The following charts represent the most important dynamic in equity markets. It can be summarized by this:
Massive call demand has pushed call prices way up, driving huge amounts of stock volume.
Record levels of single stock call options were purchased into June expiration, reloaded back to record levels in July, and are now rebuilding again as you can see in the chart below. There are many possible reasons for this, including major buying from retail.
The impact of this is highlighted in the chart below from Goldman. Single stock options volume has surpassed share volume. Essentially options and the hedging volume tied to options are now larger than “regular share” volume. When a trader goes and buys a call, a dealer is then short that call (and is in a negative gamma position). To hedge, the dealer may then buy shares.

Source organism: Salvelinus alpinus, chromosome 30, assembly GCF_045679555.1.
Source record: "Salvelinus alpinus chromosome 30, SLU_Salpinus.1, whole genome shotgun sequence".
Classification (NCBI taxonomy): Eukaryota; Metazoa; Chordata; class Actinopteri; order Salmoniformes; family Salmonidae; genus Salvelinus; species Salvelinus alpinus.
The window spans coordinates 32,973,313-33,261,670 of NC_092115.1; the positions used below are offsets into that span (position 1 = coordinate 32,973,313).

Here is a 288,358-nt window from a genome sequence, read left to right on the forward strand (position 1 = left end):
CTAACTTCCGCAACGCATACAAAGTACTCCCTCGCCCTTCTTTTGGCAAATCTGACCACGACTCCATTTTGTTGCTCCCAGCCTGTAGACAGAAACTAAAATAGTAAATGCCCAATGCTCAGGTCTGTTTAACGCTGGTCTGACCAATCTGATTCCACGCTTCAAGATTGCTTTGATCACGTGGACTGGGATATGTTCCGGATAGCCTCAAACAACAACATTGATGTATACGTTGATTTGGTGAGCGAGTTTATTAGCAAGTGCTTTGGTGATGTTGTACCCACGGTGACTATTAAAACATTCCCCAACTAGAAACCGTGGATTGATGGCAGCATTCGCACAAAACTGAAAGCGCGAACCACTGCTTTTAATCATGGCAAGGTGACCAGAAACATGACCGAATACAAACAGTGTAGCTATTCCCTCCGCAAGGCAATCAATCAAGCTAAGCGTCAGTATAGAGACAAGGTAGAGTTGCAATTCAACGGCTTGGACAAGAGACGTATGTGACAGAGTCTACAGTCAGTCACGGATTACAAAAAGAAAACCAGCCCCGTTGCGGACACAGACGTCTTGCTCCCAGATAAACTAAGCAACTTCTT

Finally we show this skew chart from Artemis capital which highlights that demand for out of the money calls is at levels last seen in the late ’90s.
This is a dynamic which can drive market volatility as dealers must hedge these call options. Because dealers are in a negative gamma position they may buy as these stocks go up, and sell as the stocks drop. This can expand market volatility as dealers push stocks in the prevailing direction.
When new call positions are added this pushes dealers to buy more stock, which may push the stock higher. This can drive more call demand, which drives more hedging – a reflexive cycle known as a gamma trap.
At some point this dynamic will likely break and unwind, but timing that is rather difficult. Call buyers have been having a great deal of success since the March lows, and have the “stocks only go up” sentiment.